Conversations with Iya: I Don’t Know How to Work

Conversations with Iya
Conversations with Iya

It was a fine morning.

We were on our way to my daughter’s school. As we stopped for a red light at an intersection, a man in ragged clothes approached our car and stood outside the passenger door. He knocked and gestured ‘give me [money]’. He’s a street beggar. For our own protection, we kept our windows closed and our doors locked. He stood there for a little bit and then moved on to the next car.

Green light came on, we took a right and into the street. My daughter, Iya, asked us (me and my wife), “Why some people just ask money?”. I said, “Because working [for money] is hard and maybe they don’t want to do it. Or, they can’t get work because they did not finish school”. I glimpsed at her, wondering if I made my point. I could have said a lot more possible reasons why the man ended up the way he is – like some of them are victims of circumstances and so on and so forth –¬†but I was trying to make use of the situation to inspire Iya on going to school so I cut my response short. She replied, “Mommy, Daddy, when I grow up…”. Those words were enough to send our thoughts at an alarm. My wife, An, feared the next words would be I will just ask for money or something along that line. We braced ourselves for what’s to come. It was as if everything was in slow motion and soundless until the next words “…I will just take care of Ivi (her baby sister)”. I noticed a certain note of sadness and sincere concern in her voice. I was curious as to why. Then Iya continued, “I don’t know how to work”.

An and I were both quiet. Carefully crafting a way to handle the situation. We recently learned that kids at her age act by emotions and not by rationale, so telling her ‘you will learn how to work eventually’ or ‘you’ll need to work when you get older’ is not a good option. Then what to do next? What could she have been feeling?

Then I understood. She’s probably referring to what she sees mom and dad are doing when working. She doesn’t know how to do those things right now. I recall one time, I was working late into the night. She woke up and saw me engrossed with my tasks. She sat beside me and said, “Can I help you?” Because she wanted me to get some rest already and in her young mind, she thinks if she can help, then work will be finished faster. So I gave her my laptop and she quickly figured she don’t know what to do. Thus, she don’t know how to work! However, she considered taking care of her baby sister, because that’s something she thinks she can do. Because she sees us – babysitters included – doing that. And it is something she understands at her age. We concluded that she was acting on her emotions with inputs from things she already understands and has exposure on. So instead of bringing the conversation elsewhere, and become a limiting parent, I simply said, “Ok, you can focus on taking care of your sister for now.”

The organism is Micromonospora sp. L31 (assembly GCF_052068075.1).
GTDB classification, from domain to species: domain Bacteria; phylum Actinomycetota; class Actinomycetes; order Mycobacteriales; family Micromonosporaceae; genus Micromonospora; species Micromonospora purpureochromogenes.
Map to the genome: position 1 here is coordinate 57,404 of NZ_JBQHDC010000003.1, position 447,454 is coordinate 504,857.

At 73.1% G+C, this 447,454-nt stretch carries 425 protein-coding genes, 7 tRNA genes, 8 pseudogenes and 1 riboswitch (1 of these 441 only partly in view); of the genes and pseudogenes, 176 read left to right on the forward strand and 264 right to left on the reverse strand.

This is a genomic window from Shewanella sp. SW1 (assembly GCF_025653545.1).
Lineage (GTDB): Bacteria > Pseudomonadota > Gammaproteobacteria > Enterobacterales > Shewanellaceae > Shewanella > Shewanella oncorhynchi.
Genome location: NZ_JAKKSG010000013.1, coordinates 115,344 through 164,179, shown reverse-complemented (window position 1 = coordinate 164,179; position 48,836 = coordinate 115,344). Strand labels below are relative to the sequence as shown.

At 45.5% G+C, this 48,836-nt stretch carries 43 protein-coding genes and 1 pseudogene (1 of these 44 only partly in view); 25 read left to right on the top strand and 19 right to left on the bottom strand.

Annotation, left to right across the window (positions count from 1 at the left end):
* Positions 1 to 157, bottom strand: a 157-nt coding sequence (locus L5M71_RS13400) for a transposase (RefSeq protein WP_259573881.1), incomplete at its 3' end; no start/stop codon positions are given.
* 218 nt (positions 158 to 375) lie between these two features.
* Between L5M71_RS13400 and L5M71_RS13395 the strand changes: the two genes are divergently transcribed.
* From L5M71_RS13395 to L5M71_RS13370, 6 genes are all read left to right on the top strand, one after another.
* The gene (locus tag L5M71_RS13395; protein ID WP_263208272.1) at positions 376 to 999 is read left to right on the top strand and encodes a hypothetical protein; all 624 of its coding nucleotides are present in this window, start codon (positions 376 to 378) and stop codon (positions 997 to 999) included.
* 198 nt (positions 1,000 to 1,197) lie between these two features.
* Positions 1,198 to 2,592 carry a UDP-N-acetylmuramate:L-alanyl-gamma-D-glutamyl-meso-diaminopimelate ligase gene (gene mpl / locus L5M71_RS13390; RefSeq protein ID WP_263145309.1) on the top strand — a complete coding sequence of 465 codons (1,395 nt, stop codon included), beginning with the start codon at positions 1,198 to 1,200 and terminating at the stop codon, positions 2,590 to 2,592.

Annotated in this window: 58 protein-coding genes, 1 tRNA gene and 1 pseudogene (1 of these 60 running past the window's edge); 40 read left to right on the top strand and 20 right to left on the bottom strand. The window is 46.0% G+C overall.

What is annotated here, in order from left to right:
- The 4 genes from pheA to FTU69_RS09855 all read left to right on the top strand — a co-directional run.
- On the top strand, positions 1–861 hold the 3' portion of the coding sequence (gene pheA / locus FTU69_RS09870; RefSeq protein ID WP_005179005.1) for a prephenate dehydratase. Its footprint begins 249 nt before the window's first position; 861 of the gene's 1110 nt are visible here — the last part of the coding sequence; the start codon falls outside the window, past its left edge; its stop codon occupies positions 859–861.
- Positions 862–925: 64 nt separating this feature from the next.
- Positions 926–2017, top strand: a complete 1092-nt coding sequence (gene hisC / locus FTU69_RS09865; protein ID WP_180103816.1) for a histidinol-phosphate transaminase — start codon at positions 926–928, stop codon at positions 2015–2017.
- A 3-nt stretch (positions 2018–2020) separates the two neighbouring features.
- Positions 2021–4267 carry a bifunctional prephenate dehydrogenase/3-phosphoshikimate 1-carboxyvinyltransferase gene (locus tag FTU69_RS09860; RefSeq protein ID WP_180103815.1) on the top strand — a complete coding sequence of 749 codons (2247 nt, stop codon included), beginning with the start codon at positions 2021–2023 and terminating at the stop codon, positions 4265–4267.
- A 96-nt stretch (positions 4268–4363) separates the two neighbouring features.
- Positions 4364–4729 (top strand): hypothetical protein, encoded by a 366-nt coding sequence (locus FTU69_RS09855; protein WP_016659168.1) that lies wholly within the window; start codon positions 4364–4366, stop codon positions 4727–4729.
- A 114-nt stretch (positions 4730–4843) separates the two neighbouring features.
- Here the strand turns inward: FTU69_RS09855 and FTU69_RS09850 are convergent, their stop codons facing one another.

Understanding our childrens feelings or emotions is something we found to be useful when dealing or conversing with them. I used to force rationale in our discussions but I realized I am only limiting her imaginations and choices. We have been practicing and experimenting on this recently and we have been getting good response. If you are a parent, (aunt, uncle, grandparent, babysitter) you might want to take this approach next time you get in a counter rational conversation with your kids. But, keep in mind that every child is different and this might not work the same way for everyone. Please feel free to share your own approach in the comments.

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